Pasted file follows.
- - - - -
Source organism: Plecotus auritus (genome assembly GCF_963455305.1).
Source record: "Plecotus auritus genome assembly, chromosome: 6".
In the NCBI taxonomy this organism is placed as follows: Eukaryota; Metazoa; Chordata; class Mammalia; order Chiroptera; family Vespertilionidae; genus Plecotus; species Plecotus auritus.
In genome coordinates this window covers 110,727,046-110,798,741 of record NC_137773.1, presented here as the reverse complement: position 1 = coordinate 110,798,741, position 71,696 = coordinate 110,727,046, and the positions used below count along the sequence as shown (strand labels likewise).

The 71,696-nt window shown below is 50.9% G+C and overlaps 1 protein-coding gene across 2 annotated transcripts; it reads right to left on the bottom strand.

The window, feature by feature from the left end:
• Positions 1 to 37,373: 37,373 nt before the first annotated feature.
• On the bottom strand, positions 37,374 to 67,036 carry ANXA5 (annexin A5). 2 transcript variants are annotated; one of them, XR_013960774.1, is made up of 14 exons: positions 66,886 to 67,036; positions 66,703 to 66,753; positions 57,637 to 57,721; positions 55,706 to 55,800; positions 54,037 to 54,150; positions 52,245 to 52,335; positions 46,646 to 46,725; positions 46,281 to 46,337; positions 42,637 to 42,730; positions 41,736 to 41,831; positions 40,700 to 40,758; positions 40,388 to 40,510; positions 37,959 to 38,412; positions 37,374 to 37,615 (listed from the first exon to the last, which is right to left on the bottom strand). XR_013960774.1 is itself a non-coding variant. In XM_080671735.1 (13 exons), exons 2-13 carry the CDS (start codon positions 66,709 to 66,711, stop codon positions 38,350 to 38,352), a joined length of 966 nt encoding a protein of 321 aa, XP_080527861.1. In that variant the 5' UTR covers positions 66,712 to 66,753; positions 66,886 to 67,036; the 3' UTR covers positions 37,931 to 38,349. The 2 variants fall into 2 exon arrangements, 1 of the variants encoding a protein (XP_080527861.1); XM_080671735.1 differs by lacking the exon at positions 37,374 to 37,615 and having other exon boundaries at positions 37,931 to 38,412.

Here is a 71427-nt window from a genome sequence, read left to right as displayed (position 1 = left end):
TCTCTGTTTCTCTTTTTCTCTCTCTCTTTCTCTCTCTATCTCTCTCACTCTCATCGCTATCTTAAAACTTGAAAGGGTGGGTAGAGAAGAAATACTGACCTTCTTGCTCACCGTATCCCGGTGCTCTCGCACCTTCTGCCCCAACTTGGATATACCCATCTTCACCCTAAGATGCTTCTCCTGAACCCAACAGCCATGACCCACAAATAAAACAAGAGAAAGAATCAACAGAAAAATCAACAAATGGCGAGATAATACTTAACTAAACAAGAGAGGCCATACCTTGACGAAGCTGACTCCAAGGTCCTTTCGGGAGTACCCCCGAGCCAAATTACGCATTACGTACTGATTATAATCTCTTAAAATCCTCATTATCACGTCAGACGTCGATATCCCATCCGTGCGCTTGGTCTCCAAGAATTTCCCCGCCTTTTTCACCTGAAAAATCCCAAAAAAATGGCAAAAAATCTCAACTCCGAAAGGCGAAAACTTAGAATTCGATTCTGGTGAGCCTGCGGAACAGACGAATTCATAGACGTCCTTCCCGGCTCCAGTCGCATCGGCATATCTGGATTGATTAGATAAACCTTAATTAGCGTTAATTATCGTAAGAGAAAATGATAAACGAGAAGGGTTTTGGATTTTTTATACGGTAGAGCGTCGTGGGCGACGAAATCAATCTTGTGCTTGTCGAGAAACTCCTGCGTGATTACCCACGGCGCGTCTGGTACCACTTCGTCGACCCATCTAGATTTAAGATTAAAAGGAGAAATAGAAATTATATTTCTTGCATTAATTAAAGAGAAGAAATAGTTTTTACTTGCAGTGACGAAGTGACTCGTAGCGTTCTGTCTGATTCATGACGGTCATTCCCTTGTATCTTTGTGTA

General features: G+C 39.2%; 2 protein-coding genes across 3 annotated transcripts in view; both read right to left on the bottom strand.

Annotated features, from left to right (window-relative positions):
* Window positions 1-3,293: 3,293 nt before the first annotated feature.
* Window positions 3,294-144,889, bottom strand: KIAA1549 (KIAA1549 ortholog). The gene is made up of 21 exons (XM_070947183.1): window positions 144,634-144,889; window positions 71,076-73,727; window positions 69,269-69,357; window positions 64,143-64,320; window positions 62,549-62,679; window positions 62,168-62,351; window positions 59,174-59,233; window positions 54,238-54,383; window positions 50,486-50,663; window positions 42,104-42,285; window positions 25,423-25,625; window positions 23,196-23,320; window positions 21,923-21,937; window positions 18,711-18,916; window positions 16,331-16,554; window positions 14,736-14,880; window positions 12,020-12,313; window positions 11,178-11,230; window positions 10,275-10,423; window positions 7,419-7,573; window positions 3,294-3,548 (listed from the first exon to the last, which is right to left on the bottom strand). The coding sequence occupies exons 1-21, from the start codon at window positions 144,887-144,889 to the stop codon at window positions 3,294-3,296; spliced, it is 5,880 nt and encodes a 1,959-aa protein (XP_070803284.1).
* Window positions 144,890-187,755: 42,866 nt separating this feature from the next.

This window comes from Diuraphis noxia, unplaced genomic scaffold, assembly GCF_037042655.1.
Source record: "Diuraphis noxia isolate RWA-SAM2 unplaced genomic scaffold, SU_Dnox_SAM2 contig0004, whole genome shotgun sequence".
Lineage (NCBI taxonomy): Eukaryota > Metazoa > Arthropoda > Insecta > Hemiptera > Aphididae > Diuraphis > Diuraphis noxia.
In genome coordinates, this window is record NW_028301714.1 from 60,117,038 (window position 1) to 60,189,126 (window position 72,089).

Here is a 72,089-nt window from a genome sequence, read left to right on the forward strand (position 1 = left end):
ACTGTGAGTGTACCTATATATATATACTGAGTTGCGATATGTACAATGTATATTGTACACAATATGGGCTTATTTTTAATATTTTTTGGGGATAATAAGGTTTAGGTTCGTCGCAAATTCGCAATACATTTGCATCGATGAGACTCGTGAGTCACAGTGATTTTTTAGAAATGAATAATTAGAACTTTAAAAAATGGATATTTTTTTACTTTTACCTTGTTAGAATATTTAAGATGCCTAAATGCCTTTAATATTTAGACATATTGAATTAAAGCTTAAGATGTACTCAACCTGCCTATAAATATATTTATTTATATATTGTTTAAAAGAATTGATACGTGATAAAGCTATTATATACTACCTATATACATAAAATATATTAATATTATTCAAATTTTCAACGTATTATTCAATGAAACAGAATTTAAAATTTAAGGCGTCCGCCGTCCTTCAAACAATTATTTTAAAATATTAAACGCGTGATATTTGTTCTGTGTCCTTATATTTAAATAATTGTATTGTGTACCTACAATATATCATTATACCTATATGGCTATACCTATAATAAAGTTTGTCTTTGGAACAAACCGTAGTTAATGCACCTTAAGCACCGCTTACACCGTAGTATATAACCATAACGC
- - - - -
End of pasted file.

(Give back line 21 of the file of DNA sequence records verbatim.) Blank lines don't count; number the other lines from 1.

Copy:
ACTGTGAGTGTACCTATATATATATACTGAGTTGCGATATGTACAATGTATATTGTACACAATATGGGCTTATTTTTAATATTTTTTGGGGATAATAAGGTTTAGGTTCGTCGCAAATTCGCAATACATTTGCATCGATGAGACTCGTGAGTCACAGTGATTTTTTAGAAATGAATAATTAGAACTTTAAAAAATGGATATTTTTTTACTTTTACCTTGTTAGAATATTTAAGATGCCTAAATGCCTTTAATATTTAGACATATTGAATTAAAGCTTAAGATGTACTCAACCTGCCTATAAATATATTTATTTATATATTGTTTAAAAGAATTGATACGTGATAAAGCTATTATATACTACCTATATACATAAAATATATTAATATTATTCAAATTTTCAACGTATTATTCAATGAAACAGAATTTAAAATTTAAGGCGTCCGCCGTCCTTCAAACAATTATTTTAAAATATTAAACGCGTGATATTTGTTCTGTGTCCTTATATTTAAATAATTGTATTGTGTACCTACAATATATCATTATACCTATATGGCTATACCTATAATAAAGTTTGTCTTTGGAACAAACCGTAGTTAATGCACCTTAAGCACCGCTTACACCGTAGTATATAACCATAACGC